Don Corleone Murdoch?
In which Newsweek alleges that Norm Pearlstine and John Huey kissed the godfather's ring.
Rupert Murdoch added girth to his distending legend this week by all but sewing up a deal for Newsday and squeezing out of the Wall Street Journal the top editor he inherited.
While Murdoch may stride the planet like a ravenous, mythic beast, can you believe every ripping yarn you read about him? Take, for instance, the opening anecdote in the 4,100-word profile Newsweek published about the media baron on Monday. The story portrays Time Inc. editorial executives Norman Pearlstine and John Huey as slavering supplicants in a May 2005 visit to Murdoch's Manhattan headquarters.
Pearlstine, then editor in chief of Time Inc., and Huey, editorial director, were fighting a grand jury subpoena of a Time magazine reporter and internal e-mails in the Valerie Plame investigation. The company had petitioned the Supreme Court to review the case, and the pair visited Murdoch and his lieutenants to ask for News Corp.'s editorial support of their appeal.
Newsweek's Johnnie L. Roberts writes that Pearlstine and Huey realized that they might have to
cross that most sacrosanct journalistic line: revealing their reporter's confidential source—who in this case happened to be Vice President Dick Cheney's chief of staff, I. Lewis (Scooter) Libby. So they called on Murdoch to seek support for their legal position, recalls Pearlstine. Huey says they were also looking for a promise of a restrained response from Murdoch's minions if it were necessary to out the confidential source. They didn't want to land on the [Murdoch-owned] New York Post's front page with their heads superimposed on rats, for instance (such is the power of the Post over Manhattan's media elite). "Done," Murdoch said quickly, to the surprise of the editors.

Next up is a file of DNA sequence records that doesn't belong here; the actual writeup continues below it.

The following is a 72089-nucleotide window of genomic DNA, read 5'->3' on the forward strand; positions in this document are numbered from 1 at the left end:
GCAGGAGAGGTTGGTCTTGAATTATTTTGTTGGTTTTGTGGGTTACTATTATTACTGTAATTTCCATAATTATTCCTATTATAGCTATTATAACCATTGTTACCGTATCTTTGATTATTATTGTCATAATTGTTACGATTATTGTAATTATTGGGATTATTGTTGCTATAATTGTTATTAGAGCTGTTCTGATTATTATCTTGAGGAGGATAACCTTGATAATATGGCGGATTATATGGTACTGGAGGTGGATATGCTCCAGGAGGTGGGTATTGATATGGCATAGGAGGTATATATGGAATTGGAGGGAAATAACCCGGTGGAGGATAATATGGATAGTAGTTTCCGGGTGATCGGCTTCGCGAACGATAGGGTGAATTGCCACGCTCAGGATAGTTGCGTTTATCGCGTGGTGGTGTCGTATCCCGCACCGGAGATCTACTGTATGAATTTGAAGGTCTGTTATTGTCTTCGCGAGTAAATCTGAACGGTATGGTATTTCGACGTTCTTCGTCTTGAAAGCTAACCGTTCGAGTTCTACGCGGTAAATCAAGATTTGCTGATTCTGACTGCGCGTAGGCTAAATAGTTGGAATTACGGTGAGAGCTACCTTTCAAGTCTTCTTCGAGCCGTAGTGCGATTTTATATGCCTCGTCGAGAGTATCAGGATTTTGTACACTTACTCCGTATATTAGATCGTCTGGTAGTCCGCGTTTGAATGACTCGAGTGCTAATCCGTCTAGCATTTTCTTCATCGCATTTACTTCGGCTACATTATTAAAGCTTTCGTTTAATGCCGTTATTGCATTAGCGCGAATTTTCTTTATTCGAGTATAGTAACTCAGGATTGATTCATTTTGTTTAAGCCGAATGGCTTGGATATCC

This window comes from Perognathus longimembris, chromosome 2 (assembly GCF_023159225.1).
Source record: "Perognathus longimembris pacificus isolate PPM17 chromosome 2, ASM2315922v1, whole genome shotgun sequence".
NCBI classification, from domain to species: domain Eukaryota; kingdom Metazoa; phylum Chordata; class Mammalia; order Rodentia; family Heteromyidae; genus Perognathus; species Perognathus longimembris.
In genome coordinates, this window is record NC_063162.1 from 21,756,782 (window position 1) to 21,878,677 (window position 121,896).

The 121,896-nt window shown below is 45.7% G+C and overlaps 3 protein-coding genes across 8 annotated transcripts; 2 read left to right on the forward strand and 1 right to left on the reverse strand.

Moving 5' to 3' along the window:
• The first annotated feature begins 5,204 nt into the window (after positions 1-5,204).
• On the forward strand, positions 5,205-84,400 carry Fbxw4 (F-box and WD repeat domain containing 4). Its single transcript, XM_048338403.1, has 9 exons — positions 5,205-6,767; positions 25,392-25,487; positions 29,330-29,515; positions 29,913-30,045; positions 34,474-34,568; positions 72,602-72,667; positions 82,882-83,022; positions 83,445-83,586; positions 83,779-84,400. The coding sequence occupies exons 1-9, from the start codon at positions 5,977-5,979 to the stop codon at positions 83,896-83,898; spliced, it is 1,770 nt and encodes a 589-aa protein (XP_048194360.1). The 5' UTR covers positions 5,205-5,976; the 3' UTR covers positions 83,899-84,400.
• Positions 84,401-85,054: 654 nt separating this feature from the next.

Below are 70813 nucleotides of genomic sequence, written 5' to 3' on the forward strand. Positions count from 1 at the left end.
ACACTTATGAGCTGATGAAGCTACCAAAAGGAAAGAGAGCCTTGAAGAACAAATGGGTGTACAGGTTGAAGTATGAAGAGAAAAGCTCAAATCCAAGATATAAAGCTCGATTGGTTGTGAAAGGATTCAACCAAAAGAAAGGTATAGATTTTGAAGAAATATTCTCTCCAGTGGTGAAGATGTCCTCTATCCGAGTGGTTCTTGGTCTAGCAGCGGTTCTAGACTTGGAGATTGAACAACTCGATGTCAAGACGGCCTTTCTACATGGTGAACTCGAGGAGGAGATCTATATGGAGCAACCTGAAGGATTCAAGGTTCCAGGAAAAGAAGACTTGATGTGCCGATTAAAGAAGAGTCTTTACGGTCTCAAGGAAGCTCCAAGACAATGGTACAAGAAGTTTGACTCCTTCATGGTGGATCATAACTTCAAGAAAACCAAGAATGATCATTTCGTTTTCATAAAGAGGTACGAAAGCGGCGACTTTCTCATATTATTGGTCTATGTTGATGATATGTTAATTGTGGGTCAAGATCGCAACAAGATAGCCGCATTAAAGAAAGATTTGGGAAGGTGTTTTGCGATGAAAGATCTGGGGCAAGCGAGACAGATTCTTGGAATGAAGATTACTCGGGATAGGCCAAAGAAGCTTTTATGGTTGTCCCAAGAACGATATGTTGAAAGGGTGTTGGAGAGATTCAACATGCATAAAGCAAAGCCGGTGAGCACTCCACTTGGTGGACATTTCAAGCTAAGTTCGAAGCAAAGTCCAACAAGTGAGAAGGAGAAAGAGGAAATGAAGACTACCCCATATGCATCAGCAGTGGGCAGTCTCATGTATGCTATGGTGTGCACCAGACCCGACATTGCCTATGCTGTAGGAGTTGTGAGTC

It's a great image, one that expands Murdoch's distended legend all the way to bloated: Murdoch, godfather of media, holding court and dispensing favors; Pearlstine and Huey, princes of media themselves, begging the great man not to cast a News Corp. spell on them and turn them into rats; Murdoch startling the pair by saying, "Done," like a monarch, dictator, or gang leader.
But Pearlstine and Hueydispute three important elements in Newsweek's account.
In his 2007 book, Off the Record: The Press, the Government, and the War Over Anonymous Sources, Pearlstine writes about meeting with Murdoch and his lieutenants to ask for editorial support of the Time Inc. petition, so that part of the anecdote is undisputed. News Corp.'s New York Post ultimately published a soft editorial backing the petition on June 22, 2005.
But Pearlstine says he couldn't have asked Murdoch for promises of restraint at the meeting because he was at least a month from making a final decision about the confidential source, and he had made a point of not discussing that option. "I deliberately kept [Huey] in the dark," says Pearlstine. "I never would have brought it up in front of him" at the meeting. Pearlstine says he told Roberts that there was no discussion of turning over the notes at the meeting.
As for the flourish of Murdoch's pronouncement, "Done"?